fbpx

This content is from the New Orleans CityBusiness article written on September 13, 2016.  The sections in bold were quotes given by Metairie Bank’s President and CEO, Ron Samford.

As the embattled Wells Fargo & Co. comes under fire from regulators and the U.S. government, the bank is slicing its product sales goals for retail bankers.

On Monday, Wells Fargo – the largest bank by market value – began telling some employees to discontinue cross-selling products to customers. This comes after the bank was recently fined $185 million for problematic sales tactics.

An impulse to cross-sell various products to specific customers was at the core illegal behavior alleged against the San Francisco-based bank by the Consumer Financial Protection Bureau, Office of the Comptroller of the Currency and Los Angeles city attorney. Wells Fargo employees opened 2 million accounts that customers said they didn’t ask for or didn’t want, the agencies said.

Product sales goals will be removed by Jan. 1, the bank said in a statement. About 5,300 employees at Wells Fargo were terminated in connection with the practices, according to the city attorney’s office.

Pushing product at banks is nothing new. It’s a strategy that is used to bring in revenue.

“Banks have a right to and, as businesses, have to sell bank products,” said Kyle Waters, owner of New Orleans-based Loan Evaluation Services LLC. Bank products may include banking and savings accounts, mortgages, investment products, insurance and pensions.

Considering banks are for-profit businesses, “selling” is not a bad word, said Waters, an adviser to bank executives and boards.

“At issue is how hard should they sell?” he said. “Banks should be held to the same standard, no less but no more than any other business.”

Other banks are undoubtedly watching the events unfold and seeing what precedent this may set for their practices.

Greg Hassel, spokesman for JP Morgan Chase, declined to comment. Pam Girardo, spokeswoman for Capital One, said the bank has controls in place and closely monitors activity across its businesses to ensure that account openings are legitimate.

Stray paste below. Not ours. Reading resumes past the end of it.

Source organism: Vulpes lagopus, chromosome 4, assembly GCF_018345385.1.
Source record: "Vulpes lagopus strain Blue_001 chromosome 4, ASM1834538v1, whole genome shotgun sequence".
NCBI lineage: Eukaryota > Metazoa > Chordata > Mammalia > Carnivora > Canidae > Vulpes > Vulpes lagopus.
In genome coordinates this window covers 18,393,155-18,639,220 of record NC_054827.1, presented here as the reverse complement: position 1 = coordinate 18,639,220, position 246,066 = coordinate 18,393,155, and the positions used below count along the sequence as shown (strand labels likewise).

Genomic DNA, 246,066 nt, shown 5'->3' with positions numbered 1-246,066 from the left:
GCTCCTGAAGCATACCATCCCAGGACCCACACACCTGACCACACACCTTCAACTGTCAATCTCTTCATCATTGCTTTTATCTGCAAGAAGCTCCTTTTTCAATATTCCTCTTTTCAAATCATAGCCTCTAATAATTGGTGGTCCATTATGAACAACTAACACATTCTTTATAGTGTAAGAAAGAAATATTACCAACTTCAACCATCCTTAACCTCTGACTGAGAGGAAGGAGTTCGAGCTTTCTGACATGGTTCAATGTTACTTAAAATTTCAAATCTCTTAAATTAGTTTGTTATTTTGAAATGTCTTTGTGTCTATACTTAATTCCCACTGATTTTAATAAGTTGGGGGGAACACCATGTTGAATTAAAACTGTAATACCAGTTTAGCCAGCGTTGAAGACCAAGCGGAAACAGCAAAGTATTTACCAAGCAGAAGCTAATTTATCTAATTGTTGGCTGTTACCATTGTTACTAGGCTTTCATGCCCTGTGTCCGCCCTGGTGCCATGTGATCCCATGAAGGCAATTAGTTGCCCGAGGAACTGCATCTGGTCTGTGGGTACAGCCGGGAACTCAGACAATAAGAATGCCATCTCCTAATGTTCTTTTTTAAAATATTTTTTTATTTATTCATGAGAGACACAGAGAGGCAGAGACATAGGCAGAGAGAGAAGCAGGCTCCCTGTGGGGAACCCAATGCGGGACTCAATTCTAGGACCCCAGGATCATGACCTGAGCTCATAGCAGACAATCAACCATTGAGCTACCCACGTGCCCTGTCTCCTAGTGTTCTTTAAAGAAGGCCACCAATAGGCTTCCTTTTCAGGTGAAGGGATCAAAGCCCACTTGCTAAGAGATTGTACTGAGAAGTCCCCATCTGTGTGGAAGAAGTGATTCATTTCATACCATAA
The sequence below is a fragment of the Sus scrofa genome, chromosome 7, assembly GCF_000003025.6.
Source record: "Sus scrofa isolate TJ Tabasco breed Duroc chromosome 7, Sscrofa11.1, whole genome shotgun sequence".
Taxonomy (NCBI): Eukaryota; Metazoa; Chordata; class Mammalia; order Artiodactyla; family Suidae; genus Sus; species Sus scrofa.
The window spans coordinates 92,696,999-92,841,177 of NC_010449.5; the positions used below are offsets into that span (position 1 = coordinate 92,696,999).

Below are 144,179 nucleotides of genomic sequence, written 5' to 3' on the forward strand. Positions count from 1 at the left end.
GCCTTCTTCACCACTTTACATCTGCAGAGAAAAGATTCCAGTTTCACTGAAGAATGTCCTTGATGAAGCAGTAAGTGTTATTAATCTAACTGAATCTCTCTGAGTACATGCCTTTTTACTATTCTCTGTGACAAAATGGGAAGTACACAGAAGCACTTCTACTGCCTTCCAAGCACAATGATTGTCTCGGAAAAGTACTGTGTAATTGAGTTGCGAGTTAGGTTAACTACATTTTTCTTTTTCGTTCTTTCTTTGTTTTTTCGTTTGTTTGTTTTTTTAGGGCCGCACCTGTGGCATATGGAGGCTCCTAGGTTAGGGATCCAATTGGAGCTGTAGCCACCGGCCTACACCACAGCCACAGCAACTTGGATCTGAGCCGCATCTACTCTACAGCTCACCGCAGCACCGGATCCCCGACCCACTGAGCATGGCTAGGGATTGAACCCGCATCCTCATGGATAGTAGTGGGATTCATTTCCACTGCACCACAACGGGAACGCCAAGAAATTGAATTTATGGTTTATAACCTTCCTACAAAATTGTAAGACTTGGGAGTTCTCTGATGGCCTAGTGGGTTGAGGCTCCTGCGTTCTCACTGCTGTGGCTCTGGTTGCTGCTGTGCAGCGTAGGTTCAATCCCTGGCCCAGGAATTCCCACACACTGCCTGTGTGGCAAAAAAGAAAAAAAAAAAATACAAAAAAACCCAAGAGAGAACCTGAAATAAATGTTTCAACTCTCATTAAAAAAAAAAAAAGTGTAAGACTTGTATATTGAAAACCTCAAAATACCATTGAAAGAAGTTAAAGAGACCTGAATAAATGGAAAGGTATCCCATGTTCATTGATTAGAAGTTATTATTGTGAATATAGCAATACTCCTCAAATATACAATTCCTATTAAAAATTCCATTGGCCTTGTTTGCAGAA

Meanwhile Regions Bank’s incentive plan is designed to ensure that sales credit is not awarded for selling products or services that customers don’t use.

“We have robust checks and balances in place to deter and detect such activities,” said Evelyn Mitchell, spokeswoman at Regions Bank. “Our incentive plans reward associates for the overall quality and depth of customer relationships as demonstrated by factors such as account balance requirements, card activation and usage.”

Ron Samford, president and CEO of Metairie Bank, said community banks like his have a retail sales reward plan for all employees, both frontline and support personnel.

“Our approach, known as ‘needs-based’ selling, is to identify and fulfill our customer’s banking, insurance and investing needs,” Samford said. “We are never product pushers, trying to sell whatever product might be the flavor of the month, like Wells Fargo and the other megabanks do.”

However, Samford said employees at Metairie Bank can earn additional pay when they meet certain goals, individually and as teams.

“They can be rewarded for a broad range of actions, from updating a customer’s home and email address to referring them to a mortgage lender, insurance representative or investment adviser,” he said. “Because our approach, including extensive and recurring training, is to determine a customer’s financial needs first, on the front end, we are not prone to offering products that they don’t want or need.”

What is being called into question in the Wells Fargo case is the standard of “ethical selling,” Waters said, meaning offering products and services that people should have but also need and want.

“Ethical selling means educating the customer on the benefits, then letting the customer make the decision—no pressure one way or the other,” Waters said.

Wells Fargo has been known for its hard-hitting sales goals for its employees. The Senate Banking Committee has announced a Sept. 20 hearing into the bank’s sales practices

Original Post